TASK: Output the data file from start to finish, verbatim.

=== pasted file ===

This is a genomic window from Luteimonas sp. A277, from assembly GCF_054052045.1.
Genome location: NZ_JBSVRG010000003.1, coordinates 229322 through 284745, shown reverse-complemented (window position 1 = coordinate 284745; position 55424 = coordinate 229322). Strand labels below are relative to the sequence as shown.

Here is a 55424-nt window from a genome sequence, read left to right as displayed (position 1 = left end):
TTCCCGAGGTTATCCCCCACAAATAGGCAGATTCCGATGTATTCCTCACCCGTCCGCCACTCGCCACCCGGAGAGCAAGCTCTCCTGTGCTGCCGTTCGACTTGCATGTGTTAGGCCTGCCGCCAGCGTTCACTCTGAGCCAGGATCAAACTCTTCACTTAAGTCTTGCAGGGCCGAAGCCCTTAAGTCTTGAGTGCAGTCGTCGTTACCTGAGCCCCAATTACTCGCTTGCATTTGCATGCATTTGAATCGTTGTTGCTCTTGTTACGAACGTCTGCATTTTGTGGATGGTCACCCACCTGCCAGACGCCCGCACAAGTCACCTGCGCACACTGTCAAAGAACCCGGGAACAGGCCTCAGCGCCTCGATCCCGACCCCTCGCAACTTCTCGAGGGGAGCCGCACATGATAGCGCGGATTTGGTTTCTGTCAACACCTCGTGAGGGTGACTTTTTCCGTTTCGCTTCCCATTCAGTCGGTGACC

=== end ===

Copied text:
This is a genomic window from Luteimonas sp. A277, from assembly GCF_054052045.1.
Genome location: NZ_JBSVRG010000003.1, coordinates 229322 through 284745, shown reverse-complemented (window position 1 = coordinate 284745; position 55424 = coordinate 229322). Strand labels below are relative to the sequence as shown.

Here is a 55424-nt window from a genome sequence, read left to right as displayed (position 1 = left end):
TTCCCGAGGTTATCCCCCACAAATAGGCAGATTCCGATGTATTCCTCACCCGTCCGCCACTCGCCACCCGGAGAGCAAGCTCTCCTGTGCTGCCGTTCGACTTGCATGTGTTAGGCCTGCCGCCAGCGTTCACTCTGAGCCAGGATCAAACTCTTCACTTAAGTCTTGCAGGGCCGAAGCCCTTAAGTCTTGAGTGCAGTCGTCGTTACCTGAGCCCCAATTACTCGCTTGCATTTGCATGCATTTGAATCGTTGTTGCTCTTGTTACGAACGTCTGCATTTTGTGGATGGTCACCCACCTGCCAGACGCCCGCACAAGTCACCTGCGCACACTGTCAAAGAACCCGGGAACAGGCCTCAGCGCCTCGATCCCGACCCCTCGCAACTTCTCGAGGGGAGCCGCACATGATAGCGCGGATTTGGTTTCTGTCAACACCTCGTGAGGGTGACTTTTTCCGTTTCGCTTCCCATTCAGTCGGTGACC